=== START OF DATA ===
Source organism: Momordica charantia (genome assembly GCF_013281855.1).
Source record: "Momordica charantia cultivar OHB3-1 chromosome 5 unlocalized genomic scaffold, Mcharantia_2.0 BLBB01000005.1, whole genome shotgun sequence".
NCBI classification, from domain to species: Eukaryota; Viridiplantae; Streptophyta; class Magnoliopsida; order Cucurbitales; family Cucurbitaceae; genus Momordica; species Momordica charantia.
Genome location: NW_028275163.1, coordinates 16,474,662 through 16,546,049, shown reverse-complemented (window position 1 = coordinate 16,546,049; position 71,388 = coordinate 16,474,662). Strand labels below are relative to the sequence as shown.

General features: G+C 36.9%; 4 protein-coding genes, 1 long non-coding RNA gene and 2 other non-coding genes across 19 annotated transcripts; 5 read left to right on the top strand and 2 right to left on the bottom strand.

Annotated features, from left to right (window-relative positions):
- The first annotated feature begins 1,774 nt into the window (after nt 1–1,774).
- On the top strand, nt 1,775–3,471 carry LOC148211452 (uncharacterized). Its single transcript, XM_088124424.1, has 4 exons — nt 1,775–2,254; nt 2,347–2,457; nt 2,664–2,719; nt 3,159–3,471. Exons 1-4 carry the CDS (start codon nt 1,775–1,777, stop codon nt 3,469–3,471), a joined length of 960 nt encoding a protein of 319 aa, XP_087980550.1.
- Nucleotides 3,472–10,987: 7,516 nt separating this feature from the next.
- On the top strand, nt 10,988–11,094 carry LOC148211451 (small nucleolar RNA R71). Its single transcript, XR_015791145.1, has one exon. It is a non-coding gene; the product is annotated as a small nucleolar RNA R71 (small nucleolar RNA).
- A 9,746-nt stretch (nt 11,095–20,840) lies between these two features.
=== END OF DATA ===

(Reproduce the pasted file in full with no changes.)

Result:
Source organism: Momordica charantia (genome assembly GCF_013281855.1).
Source record: "Momordica charantia cultivar OHB3-1 chromosome 5 unlocalized genomic scaffold, Mcharantia_2.0 BLBB01000005.1, whole genome shotgun sequence".
NCBI classification, from domain to species: Eukaryota; Viridiplantae; Streptophyta; class Magnoliopsida; order Cucurbitales; family Cucurbitaceae; genus Momordica; species Momordica charantia.
Genome location: NW_028275163.1, coordinates 16,474,662 through 16,546,049, shown reverse-complemented (window position 1 = coordinate 16,546,049; position 71,388 = coordinate 16,474,662). Strand labels below are relative to the sequence as shown.

General features: G+C 36.9%; 4 protein-coding genes, 1 long non-coding RNA gene and 2 other non-coding genes across 19 annotated transcripts; 5 read left to right on the top strand and 2 right to left on the bottom strand.

Annotated features, from left to right (window-relative positions):
- The first annotated feature begins 1,774 nt into the window (after nt 1–1,774).
- On the top strand, nt 1,775–3,471 carry LOC148211452 (uncharacterized). Its single transcript, XM_088124424.1, has 4 exons — nt 1,775–2,254; nt 2,347–2,457; nt 2,664–2,719; nt 3,159–3,471. Exons 1-4 carry the CDS (start codon nt 1,775–1,777, stop codon nt 3,469–3,471), a joined length of 960 nt encoding a protein of 319 aa, XP_087980550.1.
- Nucleotides 3,472–10,987: 7,516 nt separating this feature from the next.
- On the top strand, nt 10,988–11,094 carry LOC148211451 (small nucleolar RNA R71). Its single transcript, XR_015791145.1, has one exon. It is a non-coding gene; the product is annotated as a small nucleolar RNA R71 (small nucleolar RNA).
- A 9,746-nt stretch (nt 11,095–20,840) lies between these two features.